RAY: Did you know George Thatcher?

ROGER: Yeah that sounds a little familiar.

RAY: He worked under the stands at the University of Chicago.

ROGER: Quite a few who worked there came out here.

MARY: I am Bluey Rohrbacher. Roger came back and we got married in the fall of ’44. And when we came out we got off at beautiful downtown Pasco at 2:00 o’clock in the morning and the fella that was supposed to pick us up was not there. We didn’t know how we were going to get to Richland. Finally Roger saw somebody he knew and we got a ride into town. I went to work at the original Army hospital or Army type hospital and I was a medical technologist. I had a real surprise. It was the most well stocked lab I had ever seen. Most labs are tight with money. They don’t buy binocular scopes and all sorts of good things but this one did. We had 12 med techs when I started and we took turns going out to the areas.

TERRI: Where was that hospital. Was it where Kadlec is now?

MARY: Well it’s just east of there sort of. We called it KadlecHospital then and it looked just like an Army hospital you know a central hall with wings.

TERRI: So it was pretty much patterned after an ArmyHospital?

MARY: Oh yes pretty stark.

TERRI: So by the time you came the secret was out? Right? You came later.

RAY: Yeah.

TERRI: Did you have any misgivings about coming?

RAY:   Not at all. As a matter of fact I chose to go into the nuclear area being a graduate chemical engineer with lots of physical chemistry background and inorganic background and so forth. I just thought Hanford would provide a lot of opportunities in that general area and the nuclear part of it.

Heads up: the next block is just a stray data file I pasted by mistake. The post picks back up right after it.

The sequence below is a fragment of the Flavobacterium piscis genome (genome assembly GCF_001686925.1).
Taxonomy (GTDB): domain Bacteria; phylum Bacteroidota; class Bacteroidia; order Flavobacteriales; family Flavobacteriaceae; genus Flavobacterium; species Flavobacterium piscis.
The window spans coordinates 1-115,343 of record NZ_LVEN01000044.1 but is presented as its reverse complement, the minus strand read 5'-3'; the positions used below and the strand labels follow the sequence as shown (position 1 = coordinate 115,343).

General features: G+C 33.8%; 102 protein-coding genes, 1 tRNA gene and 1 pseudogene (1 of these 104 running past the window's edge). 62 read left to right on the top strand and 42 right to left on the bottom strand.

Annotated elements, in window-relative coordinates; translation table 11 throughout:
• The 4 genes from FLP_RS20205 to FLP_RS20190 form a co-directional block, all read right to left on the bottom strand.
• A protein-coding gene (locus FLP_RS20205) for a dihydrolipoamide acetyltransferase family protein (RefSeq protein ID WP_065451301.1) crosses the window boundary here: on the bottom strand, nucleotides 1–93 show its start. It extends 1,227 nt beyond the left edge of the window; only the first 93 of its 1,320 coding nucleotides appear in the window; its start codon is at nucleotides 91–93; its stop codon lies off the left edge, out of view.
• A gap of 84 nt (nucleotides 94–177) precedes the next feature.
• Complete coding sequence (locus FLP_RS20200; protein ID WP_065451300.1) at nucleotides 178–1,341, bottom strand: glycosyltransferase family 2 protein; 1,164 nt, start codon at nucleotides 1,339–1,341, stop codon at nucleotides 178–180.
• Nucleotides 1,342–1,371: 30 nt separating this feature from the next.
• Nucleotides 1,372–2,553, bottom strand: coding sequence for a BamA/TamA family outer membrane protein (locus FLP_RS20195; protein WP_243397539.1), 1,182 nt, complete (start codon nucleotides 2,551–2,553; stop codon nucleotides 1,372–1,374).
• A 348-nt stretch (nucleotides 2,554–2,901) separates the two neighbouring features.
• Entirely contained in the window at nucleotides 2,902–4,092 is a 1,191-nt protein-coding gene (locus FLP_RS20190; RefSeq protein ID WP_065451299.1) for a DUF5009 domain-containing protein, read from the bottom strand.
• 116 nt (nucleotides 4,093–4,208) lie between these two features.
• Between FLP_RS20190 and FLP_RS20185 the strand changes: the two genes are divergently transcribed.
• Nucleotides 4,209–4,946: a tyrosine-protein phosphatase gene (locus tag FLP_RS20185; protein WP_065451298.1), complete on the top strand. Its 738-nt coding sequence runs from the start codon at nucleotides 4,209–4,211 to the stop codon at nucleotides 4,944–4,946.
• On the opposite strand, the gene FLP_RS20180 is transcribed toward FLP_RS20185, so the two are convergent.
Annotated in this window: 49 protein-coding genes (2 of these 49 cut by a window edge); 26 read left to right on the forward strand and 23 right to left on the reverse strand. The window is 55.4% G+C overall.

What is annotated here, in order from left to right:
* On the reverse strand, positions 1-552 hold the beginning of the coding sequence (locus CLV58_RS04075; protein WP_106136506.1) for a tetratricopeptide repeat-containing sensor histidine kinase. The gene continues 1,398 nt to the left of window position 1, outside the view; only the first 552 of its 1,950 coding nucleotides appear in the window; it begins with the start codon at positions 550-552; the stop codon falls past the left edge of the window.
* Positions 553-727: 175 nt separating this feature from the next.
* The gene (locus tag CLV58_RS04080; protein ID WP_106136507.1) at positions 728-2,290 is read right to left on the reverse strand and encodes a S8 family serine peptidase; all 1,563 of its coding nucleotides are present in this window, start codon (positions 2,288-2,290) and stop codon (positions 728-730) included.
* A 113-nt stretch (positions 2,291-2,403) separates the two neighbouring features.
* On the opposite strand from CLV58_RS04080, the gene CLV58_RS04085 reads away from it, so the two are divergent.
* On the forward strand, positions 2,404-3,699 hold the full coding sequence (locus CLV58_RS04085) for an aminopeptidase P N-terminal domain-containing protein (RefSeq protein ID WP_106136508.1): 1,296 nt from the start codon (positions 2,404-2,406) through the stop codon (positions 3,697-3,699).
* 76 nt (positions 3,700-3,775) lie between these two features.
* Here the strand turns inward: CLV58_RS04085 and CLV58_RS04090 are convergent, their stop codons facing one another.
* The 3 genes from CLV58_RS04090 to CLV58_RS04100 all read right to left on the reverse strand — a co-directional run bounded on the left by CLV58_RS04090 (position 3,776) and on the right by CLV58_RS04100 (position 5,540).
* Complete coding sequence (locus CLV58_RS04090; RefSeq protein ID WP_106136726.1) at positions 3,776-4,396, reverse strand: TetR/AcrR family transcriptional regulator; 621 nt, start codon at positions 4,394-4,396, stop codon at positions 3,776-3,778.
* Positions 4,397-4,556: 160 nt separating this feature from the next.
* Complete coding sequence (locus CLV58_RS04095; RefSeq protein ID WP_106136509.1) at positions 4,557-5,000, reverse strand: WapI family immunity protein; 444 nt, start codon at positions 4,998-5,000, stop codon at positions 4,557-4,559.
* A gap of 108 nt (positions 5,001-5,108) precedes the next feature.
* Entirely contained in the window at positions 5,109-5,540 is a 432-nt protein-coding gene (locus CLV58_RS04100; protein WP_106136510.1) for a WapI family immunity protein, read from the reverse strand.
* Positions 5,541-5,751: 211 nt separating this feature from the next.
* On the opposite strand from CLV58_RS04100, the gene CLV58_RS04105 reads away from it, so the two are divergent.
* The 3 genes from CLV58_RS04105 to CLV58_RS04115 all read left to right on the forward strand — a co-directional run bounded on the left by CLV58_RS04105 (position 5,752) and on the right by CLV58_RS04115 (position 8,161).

So the bomb went off but the next phase was going to be producing electricity from nuclear power.

TERRI: Roger at what point was it that you knew what it was that you were working on?

ROGER: After it was announced in the paper. We had suspicions but that was all. One of the operators had a fuel element and he saw it was heavy. He said, “You know I used to work in a uranium mine in Vancouver, British Columbia.” He says, “This feels just like uranium.” His boss says, “Gee that sounds interesting.” and turned around and left. He didn’t want to spill the beans. Things like that would come up. I worked the instrument part of it and I was moving a neutron saver under the plant.

Neutron saver and I said this ain’t a chemical plant because that was the rumor. That Dupont was running this big chemical plant out here. Everything came in and nothing left and we got suspicious. Because, actually, for the start of B Reactor there wasn’t any big announcement at Hanford or anyplace. Even though I was probably in one of the 100 areas at the time nobody told me. But the official word was when the paper came out and said, “IT’S THE BOMB.” It was the Villager or something.

TERRI: So you were doing actual science or engineering type work but you only knew one piece of it?